• 1 -1/4  teaspoon ea: ground cloves, ground cardamom
  • 1-1/2 teaspoons nutmeg
  • 3/4  teaspoon allspice
  • 1/4 teaspoon white or black pepper, finely ground


  1. Whisk  all ingredients together.
  2. In blender or food processor blend 1 cup at a time until mixture is consistency of fine powder.
  3. Makes about 9 cups of mix. Store tightly at room temperature.

To serve:

Stir 2 heaping tablespoons Chai Tea Mix into mug of hot milk or water. I like milk for its creamy texture.


  • What’s the best milk for Chai tea? That’s up to you. I use whole milk. Half & half, low fat, evaporated, fat free or dairy free works, too. (My neighbor uses milk from the Jersey cow he owns – lucky him!).
  • Why froth? To get coffeehouse quality Chai tea, frothing the milk is essential. It lends a creamy and light texture to the tea. Evaporated milk doesn’t froth as well as other milks, but makes for a nice, thicker beverage.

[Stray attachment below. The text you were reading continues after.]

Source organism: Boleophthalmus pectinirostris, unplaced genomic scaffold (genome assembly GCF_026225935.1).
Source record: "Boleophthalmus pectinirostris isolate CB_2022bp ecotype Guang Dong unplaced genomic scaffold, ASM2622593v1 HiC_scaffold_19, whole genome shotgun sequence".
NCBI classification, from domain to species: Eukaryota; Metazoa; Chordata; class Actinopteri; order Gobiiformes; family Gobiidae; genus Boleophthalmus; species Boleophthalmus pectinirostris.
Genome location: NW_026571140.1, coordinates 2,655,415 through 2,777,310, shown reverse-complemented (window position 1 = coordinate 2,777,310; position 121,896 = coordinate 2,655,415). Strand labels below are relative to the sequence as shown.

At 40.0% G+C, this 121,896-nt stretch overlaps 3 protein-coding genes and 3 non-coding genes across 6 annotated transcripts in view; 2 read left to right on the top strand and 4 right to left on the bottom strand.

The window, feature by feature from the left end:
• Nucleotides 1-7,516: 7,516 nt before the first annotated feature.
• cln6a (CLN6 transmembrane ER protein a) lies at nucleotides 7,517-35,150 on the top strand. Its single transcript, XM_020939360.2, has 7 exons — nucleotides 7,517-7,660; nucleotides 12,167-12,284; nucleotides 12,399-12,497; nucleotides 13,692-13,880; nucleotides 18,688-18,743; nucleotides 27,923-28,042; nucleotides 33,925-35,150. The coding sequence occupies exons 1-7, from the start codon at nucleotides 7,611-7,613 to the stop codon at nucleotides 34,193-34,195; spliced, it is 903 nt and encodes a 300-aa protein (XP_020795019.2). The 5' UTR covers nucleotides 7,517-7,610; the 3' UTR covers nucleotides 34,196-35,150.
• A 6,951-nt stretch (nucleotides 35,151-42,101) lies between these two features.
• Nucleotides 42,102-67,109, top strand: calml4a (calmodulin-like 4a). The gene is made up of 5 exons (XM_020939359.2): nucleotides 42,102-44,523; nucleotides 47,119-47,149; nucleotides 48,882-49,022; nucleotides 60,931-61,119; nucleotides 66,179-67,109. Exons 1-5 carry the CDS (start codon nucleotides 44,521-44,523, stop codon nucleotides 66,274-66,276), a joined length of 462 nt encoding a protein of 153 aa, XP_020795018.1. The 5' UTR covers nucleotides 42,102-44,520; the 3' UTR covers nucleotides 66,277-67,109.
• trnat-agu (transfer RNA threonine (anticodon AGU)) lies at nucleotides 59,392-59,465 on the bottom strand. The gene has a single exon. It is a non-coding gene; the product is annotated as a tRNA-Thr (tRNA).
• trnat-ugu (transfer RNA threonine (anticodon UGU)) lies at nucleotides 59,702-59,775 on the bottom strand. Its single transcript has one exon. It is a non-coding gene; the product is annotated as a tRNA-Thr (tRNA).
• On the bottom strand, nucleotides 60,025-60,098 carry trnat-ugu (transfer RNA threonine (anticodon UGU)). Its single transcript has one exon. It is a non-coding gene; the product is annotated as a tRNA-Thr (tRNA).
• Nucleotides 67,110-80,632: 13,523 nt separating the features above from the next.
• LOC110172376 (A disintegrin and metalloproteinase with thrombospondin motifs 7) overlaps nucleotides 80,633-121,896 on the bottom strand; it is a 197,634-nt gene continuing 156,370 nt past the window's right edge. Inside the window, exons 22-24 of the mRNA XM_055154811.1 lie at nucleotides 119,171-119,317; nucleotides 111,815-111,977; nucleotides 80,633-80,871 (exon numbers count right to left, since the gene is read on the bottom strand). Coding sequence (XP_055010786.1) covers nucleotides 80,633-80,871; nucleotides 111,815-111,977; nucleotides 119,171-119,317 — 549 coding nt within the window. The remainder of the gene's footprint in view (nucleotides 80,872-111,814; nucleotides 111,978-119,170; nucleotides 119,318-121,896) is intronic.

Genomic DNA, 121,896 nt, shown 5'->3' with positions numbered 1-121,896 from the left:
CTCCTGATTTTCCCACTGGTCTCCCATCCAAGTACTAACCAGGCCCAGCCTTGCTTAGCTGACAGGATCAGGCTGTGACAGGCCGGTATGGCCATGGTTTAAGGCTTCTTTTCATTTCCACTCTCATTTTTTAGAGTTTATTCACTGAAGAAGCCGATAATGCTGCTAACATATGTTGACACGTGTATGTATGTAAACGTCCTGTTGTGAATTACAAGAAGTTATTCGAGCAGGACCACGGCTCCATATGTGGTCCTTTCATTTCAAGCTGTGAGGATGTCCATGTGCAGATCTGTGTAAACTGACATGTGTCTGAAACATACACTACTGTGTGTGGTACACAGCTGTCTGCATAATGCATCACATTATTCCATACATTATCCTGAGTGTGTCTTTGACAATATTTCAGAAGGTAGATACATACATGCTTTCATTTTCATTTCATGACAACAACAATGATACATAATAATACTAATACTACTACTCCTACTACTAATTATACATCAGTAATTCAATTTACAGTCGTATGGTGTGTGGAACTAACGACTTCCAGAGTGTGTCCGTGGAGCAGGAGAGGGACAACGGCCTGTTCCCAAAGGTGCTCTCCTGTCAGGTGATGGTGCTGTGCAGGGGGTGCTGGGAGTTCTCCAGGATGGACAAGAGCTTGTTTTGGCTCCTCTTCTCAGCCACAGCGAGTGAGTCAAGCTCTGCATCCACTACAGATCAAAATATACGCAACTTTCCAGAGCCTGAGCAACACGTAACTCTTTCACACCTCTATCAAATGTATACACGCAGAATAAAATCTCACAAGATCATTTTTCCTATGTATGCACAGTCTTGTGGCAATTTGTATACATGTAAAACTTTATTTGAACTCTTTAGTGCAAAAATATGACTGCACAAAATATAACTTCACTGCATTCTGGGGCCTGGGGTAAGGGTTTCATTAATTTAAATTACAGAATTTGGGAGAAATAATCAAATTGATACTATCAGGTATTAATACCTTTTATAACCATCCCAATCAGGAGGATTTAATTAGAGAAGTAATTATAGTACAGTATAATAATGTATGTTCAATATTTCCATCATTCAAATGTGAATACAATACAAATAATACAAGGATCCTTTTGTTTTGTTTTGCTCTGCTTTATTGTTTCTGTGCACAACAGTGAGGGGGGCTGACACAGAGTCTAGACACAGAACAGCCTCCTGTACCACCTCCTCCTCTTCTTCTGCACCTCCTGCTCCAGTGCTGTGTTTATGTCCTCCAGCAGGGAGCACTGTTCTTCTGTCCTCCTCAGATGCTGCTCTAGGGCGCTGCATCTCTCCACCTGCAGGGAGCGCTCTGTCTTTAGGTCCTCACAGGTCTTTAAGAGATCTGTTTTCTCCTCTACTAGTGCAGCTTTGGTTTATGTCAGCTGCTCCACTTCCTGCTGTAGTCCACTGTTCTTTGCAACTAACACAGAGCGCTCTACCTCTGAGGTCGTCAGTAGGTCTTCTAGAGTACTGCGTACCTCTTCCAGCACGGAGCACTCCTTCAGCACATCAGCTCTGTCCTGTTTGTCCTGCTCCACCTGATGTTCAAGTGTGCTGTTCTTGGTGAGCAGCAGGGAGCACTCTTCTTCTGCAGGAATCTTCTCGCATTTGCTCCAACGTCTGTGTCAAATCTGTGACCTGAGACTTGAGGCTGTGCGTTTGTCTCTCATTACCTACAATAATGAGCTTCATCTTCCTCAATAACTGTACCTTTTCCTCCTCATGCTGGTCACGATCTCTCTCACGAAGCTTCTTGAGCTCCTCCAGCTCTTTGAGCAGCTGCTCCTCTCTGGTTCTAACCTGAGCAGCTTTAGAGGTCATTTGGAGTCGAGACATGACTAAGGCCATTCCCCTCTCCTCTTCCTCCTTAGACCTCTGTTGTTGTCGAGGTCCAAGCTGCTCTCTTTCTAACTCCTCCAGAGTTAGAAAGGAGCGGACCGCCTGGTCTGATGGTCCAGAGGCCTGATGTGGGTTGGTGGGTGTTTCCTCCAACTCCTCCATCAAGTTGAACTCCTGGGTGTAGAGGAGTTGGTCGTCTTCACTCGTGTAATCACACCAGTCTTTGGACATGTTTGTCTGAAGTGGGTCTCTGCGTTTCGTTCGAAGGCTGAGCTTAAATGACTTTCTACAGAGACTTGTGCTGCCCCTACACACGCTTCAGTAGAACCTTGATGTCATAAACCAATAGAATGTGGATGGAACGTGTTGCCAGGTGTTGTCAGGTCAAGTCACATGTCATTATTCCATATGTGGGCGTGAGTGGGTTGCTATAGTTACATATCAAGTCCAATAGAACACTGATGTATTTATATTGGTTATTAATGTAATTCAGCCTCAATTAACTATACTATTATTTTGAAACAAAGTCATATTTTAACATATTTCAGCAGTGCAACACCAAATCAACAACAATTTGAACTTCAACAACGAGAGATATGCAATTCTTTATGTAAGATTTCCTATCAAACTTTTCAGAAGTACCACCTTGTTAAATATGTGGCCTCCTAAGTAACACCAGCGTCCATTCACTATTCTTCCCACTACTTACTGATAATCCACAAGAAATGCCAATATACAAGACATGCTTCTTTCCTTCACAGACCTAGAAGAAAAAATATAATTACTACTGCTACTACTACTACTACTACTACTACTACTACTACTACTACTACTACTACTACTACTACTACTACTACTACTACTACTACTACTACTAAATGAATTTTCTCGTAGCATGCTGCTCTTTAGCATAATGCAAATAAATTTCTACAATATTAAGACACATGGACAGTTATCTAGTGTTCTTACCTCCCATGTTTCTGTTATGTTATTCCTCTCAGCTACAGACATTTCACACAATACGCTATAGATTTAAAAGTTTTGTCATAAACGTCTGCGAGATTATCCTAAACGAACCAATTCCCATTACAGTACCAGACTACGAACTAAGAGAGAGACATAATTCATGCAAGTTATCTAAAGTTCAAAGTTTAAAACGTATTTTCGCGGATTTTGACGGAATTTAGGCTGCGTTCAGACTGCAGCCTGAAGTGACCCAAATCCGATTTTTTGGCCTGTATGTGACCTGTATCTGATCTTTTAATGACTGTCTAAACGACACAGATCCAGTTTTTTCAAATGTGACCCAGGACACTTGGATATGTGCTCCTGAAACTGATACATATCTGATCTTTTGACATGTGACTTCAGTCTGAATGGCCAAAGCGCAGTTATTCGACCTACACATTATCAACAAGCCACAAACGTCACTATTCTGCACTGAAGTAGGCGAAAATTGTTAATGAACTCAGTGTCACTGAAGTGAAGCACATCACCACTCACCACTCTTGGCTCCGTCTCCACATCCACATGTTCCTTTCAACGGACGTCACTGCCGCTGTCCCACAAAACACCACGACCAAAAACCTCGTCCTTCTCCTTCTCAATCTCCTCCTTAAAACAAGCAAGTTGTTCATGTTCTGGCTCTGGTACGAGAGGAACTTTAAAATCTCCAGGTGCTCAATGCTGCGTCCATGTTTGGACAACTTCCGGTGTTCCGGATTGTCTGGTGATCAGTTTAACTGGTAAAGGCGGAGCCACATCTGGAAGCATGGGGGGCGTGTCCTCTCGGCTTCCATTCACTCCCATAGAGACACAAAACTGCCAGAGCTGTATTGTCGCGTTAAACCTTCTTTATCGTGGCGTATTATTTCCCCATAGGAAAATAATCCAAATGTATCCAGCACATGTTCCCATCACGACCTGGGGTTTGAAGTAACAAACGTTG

• Froth the milk with an immersion blender, a battery operated frother, or a whisk.

Gilding the lily

Top your Chai tea latte with a dollop of whipped cream, then sprinkle with cinnamon and/or nutmeg if you like.

“Instant” Chai Tea Recipe

Start with Chai spice tea bags and  you’re good to go!


  • 2 Chai spice tea bags
  • 1/3 cup boiling water
  • 3/4 cup milk
  • Sweetener to taste
  • Cinnamon and/or nutmeg (optional)


  1. Infuse the tea in boiling water for 3-5 minutes, then strain.
  2. Heat milk, then froth if you like.
  3. Combine Chai tea and milk, sweeten to taste, then sprinkle with cinnamon and/or nutmeg if desired

Pumpkin Chai Latte

You can turn any Chai tea latte into pumpkin Chai.

After straining milk mixture, whisk in pumpkin puree to taste. Start with a tablespoon or so and go from there. Top finished Chai with whipped cream and a sprinkling of pumpkin pie spice.